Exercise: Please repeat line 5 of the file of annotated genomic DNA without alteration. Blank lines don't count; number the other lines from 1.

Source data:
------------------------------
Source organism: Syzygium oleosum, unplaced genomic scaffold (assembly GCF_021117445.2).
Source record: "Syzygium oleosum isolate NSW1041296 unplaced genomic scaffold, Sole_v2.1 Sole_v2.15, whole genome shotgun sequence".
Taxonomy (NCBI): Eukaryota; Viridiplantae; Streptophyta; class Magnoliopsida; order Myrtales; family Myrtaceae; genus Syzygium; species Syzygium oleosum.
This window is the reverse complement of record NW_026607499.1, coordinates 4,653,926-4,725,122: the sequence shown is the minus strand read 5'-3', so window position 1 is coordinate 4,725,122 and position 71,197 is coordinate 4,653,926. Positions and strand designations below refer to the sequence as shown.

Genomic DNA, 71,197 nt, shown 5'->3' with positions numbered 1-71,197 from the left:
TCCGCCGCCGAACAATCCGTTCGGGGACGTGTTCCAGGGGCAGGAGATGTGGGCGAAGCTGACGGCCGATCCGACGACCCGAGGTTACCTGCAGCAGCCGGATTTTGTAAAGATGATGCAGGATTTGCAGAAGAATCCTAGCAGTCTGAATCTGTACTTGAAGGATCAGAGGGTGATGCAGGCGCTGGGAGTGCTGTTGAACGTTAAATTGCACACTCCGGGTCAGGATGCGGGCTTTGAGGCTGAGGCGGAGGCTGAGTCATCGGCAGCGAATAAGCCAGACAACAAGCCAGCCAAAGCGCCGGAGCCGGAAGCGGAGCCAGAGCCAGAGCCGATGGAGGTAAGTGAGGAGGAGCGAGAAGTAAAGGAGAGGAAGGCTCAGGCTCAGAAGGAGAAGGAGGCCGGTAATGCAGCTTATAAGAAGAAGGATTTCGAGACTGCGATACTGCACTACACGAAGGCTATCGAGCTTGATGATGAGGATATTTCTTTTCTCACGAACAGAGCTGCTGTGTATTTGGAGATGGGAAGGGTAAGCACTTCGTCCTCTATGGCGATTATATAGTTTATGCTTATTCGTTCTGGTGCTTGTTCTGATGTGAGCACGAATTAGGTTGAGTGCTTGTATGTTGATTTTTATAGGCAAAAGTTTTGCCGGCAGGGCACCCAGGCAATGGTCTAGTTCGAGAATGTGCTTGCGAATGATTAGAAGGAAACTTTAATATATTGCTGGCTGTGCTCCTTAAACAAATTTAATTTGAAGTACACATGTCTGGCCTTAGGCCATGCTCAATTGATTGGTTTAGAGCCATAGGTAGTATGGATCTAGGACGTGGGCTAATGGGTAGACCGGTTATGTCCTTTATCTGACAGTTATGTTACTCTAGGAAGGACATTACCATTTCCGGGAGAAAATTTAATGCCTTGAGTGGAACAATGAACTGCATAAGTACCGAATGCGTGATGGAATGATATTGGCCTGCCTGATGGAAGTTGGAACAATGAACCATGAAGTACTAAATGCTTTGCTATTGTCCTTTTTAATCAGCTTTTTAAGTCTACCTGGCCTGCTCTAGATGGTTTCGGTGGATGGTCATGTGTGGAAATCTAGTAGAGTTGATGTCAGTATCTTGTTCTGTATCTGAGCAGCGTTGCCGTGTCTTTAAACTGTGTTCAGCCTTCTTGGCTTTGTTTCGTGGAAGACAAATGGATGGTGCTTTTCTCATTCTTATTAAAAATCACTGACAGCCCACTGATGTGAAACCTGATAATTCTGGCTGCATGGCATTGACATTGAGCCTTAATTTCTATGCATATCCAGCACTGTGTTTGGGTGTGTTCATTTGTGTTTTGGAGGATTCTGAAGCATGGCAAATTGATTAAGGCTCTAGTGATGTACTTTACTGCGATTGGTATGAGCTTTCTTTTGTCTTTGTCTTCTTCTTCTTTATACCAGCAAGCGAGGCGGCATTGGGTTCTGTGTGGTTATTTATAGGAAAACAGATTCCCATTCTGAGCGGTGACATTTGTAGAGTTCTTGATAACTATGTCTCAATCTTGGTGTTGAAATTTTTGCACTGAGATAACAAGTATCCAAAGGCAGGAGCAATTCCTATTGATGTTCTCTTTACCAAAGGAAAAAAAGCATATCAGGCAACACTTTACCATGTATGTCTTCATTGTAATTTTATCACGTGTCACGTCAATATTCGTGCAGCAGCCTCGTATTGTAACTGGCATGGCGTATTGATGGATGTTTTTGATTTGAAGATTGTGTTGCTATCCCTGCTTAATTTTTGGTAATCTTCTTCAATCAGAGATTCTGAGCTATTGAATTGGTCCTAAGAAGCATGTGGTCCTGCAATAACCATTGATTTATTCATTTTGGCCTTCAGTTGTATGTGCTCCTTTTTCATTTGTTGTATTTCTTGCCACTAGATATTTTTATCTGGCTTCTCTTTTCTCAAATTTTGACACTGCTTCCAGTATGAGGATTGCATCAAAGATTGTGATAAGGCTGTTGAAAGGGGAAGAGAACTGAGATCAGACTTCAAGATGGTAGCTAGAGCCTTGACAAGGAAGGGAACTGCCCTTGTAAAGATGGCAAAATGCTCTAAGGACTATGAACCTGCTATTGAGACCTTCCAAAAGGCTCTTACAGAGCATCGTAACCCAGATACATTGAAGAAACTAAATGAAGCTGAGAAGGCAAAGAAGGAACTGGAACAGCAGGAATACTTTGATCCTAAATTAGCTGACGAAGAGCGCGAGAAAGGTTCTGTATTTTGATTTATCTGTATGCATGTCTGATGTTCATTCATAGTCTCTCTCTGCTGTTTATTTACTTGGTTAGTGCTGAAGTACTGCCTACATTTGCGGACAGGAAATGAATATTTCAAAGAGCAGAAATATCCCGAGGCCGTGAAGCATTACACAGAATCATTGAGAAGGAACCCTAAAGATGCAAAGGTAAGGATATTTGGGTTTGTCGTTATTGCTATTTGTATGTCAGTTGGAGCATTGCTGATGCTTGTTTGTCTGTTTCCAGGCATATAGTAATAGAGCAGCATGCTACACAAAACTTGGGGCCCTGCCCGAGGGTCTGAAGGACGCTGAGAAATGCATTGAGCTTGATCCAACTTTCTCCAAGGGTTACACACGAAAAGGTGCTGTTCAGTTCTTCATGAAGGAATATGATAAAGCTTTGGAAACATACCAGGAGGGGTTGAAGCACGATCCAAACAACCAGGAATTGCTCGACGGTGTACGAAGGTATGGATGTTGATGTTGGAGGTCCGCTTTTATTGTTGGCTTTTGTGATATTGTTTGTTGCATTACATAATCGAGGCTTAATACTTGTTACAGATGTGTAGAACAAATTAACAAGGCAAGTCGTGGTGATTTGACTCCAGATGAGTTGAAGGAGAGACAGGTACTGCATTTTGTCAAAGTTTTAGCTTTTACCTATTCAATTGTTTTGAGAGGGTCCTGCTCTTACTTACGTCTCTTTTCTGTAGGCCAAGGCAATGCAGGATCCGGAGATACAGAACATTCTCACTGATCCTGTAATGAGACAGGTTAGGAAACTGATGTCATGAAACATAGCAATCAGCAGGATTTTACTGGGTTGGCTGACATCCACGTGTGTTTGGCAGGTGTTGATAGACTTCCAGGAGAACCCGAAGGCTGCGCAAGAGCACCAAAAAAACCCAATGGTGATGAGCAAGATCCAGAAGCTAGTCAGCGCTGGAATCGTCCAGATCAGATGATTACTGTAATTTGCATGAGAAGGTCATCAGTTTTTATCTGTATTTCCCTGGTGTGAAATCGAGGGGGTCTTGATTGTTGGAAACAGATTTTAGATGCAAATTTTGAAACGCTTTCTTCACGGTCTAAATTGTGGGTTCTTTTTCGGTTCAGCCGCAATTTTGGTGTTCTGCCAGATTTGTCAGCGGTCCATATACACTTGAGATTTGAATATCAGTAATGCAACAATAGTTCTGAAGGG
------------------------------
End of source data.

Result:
Genomic DNA, 71,197 nt, shown 5'->3' with positions numbered 1-71,197 from the left: